Torsion & Tension Tests of Metals CE 307-01

Nathaniel R. Gant

Date Submitted: October 25, 2011

Submitted To: MAJ Moore

Virginia Military Institute Department of Civil and Environmental Engineering

Help Received:

Introduction When using different material in society, especially when construction is involved, it is crucial that the properties of the material are known. Besides the standard measurements of lengths, widths, and height, the mechanical properties that are affected by applied loads should be known too. These types of properties are tested using various machines that analyze the information and regurgitates the information itself. Tension and Torsion are two properties that are often tested. Tension is the pulling force that acts on any material and it causes a material to stretch. Torsion is twisting force that acts on any material; in other words, torque is applied in the opposite direction to each end of an object. The purpose of this lab was to measure the tension and torsion of different type of metals. The metals used for the tension test were aluminum, cast iron, brass, and steel. The metals used for the torsion test were aluminum, cast iron, and steel. For each experiment, each type of metal had the same length and diameter. Using the analysis from the machines, a plot of the stress-strain relationship was determined and used to find the yield stress, maximum stress, and rupture stress along with other various properties to compare each metal. Results Torsion Test Table 1: Dimension of each metal used for torsion test. Dimensions of Each Metal Gage Length

11.3125

in

Diameter

0.785

in

Table 2: Torsion test raw data and calculated stress and strain for each metal. Aluminum

Cast Iron

Steel

Angle 째

Torque in-lbs

stress psi

strain -

Torque in-lbs

stress psi

strain -

Torque in-lbs

stress psi

strain -

0 5 10 15 20 25 30 35 40

0 578 1015 1500 2120 2560 2825 2980 3145

0 6085398 10686296 15792555 22320144 26952627 29742645 31374543 33111724

0 0.017348 0.034696 0.052044 0.069392 0.08674 0.104088 0.121436 0.138785

0 N/A N/A N/A N/A N/A N/A N/A N/A

0 N/A N/A N/A N/A N/A N/A N/A N/A

0 N/A N/A N/A N/A N/A N/A N/A N/A

0 600 1230 2300 3200 4300 5100 5900 6059

0 6317022 12949895 24215251 33690784 45271991 53694687 62117383 63791394

0 0.017348 0.034696 0.052044 0.069392 0.08674 0.104088 0.121436 0.138785

45 50 55 60 80 100 120 140 160 180 200 220 240 260 280 300 320 340 360 380 400 420 440 460 480 500 520 540 560 580 600 620 640 660 680 700 720 740 760

3228 3310 3456 3538 3645 3775 3896 4020 4192 4222 4282 4350 4425 4498 4562 4625 4675 4730 4769 4826 4852 4902 4929 4975 4993 5049 5066 5081 5100 5132 5143 5192 5203 5229 5242 5255 5268 -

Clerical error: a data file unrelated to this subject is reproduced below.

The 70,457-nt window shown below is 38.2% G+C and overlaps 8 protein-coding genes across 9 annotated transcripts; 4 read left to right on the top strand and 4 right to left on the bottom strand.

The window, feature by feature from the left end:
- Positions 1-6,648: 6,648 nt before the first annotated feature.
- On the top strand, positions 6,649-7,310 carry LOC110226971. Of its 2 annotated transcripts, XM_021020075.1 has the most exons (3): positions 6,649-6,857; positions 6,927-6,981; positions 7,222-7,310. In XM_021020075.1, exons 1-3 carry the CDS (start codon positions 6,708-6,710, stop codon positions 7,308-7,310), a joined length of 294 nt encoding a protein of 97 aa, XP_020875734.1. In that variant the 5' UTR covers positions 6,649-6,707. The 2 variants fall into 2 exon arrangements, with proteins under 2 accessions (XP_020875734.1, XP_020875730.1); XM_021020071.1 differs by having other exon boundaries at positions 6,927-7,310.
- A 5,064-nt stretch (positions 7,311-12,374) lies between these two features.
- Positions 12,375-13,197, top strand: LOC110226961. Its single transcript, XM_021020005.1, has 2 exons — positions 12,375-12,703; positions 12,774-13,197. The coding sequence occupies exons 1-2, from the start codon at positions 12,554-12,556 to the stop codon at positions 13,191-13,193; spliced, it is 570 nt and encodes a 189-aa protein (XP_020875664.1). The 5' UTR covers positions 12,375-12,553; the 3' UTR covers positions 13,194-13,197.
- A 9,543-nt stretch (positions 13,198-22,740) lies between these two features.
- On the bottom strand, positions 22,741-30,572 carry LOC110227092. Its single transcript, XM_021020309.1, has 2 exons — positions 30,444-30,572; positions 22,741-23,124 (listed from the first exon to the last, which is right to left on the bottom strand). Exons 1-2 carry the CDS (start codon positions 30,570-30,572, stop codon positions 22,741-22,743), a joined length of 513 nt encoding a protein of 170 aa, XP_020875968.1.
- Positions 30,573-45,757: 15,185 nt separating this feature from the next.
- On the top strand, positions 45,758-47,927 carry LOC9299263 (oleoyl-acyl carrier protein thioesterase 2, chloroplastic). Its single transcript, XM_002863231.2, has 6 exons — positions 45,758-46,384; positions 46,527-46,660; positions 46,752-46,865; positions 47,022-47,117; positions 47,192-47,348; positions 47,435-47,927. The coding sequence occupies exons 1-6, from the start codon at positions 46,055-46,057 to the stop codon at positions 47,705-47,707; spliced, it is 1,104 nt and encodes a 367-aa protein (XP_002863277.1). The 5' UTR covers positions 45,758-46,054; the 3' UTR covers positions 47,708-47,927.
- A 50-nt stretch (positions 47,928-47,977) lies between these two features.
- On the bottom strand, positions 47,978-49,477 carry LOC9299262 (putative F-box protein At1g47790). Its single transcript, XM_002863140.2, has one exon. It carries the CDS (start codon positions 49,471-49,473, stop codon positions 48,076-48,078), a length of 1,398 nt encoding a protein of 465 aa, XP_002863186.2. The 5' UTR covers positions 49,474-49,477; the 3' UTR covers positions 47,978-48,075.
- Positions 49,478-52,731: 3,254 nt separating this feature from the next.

33985578 34848905 36386047 37249373 38375909 39744597 41018530 42324047 44134927 44450778 45082480 45798410 46588037 47356608 48030424 48693711 49220130 49799190 50209797 50809914 51083651 51610070 51894336 52378641 52568151 53157740 53336723 53494648 53694687 54031595 54147407 54663297 54779109 55052847 55189716 55326584 55463453 -

0.156133 0.173481 0.190829 0.208177 0.277569 0.346961 0.416354 0.485746 0.555138 0.62453 0.693923 0.763315 0.832707 0.902099 0.971492 1.040884 1.110276 1.179669 1.249061 1.318453 1.387845 1.457238 1.52663 1.596022 1.665414 1.734807 1.804199 1.873591 1.942983 2.012376 2.081768 2.15116 2.220552 2.289945 2.359337 2.428729 2.498122 -

N/A N/A N/A N/A N/A N/A N/A N/A N/A N/A N/A N/A N/A N/A N/A N/A N/A N/A N/A N/A N/A N/A N/A N/A N/A N/A N/A N/A N/A N/A N/A N/A N/A N/A N/A N/A N/A N/A N/A

N/A N/A N/A N/A N/A N/A N/A N/A N/A N/A N/A N/A N/A N/A N/A N/A N/A N/A N/A N/A N/A N/A N/A N/A N/A N/A N/A N/A N/A N/A N/A N/A N/A N/A N/A N/A N/A N/A N/A

N/A N/A N/A N/A N/A N/A N/A N/A N/A N/A N/A N/A N/A N/A N/A N/A N/A N/A N/A N/A N/A N/A N/A N/A N/A N/A N/A N/A N/A N/A N/A N/A N/A N/A N/A N/A N/A N/A N/A

6198 6264 6299 6430 6580 6709 6780 6889 6970 7023 7071 7126 7158 7199 7231 7266 7285 7311 7338 7356 7378 7387 7415 7432 7446 7465 7479 7496 7508 7526 7536 7549 7566 7573 7585 7590 7610 7619 7628

65254837 65949710 66318203 67697419 69276675 70634834 71382349 72529941 73382739 73940743 74446104 75025165 75362073 75793736 76130644 76499137 76699176 76972913 77257179 77446690 77678314 77773069 78067864 78246846 78394243 78594282 78741679 78920662 79047002 79236513 79341796 79478665 79657648 79731346 79857687 79910328 80120896 80215651 80310406